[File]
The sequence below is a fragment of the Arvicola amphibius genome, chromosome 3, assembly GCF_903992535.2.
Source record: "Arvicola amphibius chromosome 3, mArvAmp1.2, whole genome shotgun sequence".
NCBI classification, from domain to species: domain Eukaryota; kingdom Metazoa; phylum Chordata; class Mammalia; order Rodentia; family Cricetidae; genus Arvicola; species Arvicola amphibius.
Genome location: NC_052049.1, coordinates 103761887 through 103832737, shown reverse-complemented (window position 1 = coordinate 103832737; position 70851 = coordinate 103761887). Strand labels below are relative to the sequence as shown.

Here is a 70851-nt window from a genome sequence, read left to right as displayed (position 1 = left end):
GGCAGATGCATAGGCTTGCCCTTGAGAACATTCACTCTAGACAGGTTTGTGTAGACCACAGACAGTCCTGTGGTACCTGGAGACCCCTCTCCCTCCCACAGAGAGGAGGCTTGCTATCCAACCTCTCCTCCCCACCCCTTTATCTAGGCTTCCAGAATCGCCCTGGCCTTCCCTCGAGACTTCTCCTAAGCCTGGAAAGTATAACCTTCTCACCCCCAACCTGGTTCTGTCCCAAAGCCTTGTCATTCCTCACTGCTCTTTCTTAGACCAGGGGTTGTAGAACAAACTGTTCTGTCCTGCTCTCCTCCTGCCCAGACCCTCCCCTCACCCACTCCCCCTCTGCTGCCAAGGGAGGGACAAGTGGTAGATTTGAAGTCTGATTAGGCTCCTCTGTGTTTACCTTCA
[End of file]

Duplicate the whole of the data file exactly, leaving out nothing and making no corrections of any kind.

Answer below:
The sequence below is a fragment of the Arvicola amphibius genome, chromosome 3, assembly GCF_903992535.2.
Source record: "Arvicola amphibius chromosome 3, mArvAmp1.2, whole genome shotgun sequence".
NCBI classification, from domain to species: domain Eukaryota; kingdom Metazoa; phylum Chordata; class Mammalia; order Rodentia; family Cricetidae; genus Arvicola; species Arvicola amphibius.
Genome location: NC_052049.1, coordinates 103761887 through 103832737, shown reverse-complemented (window position 1 = coordinate 103832737; position 70851 = coordinate 103761887). Strand labels below are relative to the sequence as shown.

Here is a 70851-nt window from a genome sequence, read left to right as displayed (position 1 = left end):
GGCAGATGCATAGGCTTGCCCTTGAGAACATTCACTCTAGACAGGTTTGTGTAGACCACAGACAGTCCTGTGGTACCTGGAGACCCCTCTCCCTCCCACAGAGAGGAGGCTTGCTATCCAACCTCTCCTCCCCACCCCTTTATCTAGGCTTCCAGAATCGCCCTGGCCTTCCCTCGAGACTTCTCCTAAGCCTGGAAAGTATAACCTTCTCACCCCCAACCTGGTTCTGTCCCAAAGCCTTGTCATTCCTCACTGCTCTTTCTTAGACCAGGGGTTGTAGAACAAACTGTTCTGTCCTGCTCTCCTCCTGCCCAGACCCTCCCCTCACCCACTCCCCCTCTGCTGCCAAGGGAGGGACAAGTGGTAGATTTGAAGTCTGATTAGGCTCCTCTGTGTTTACCTTCA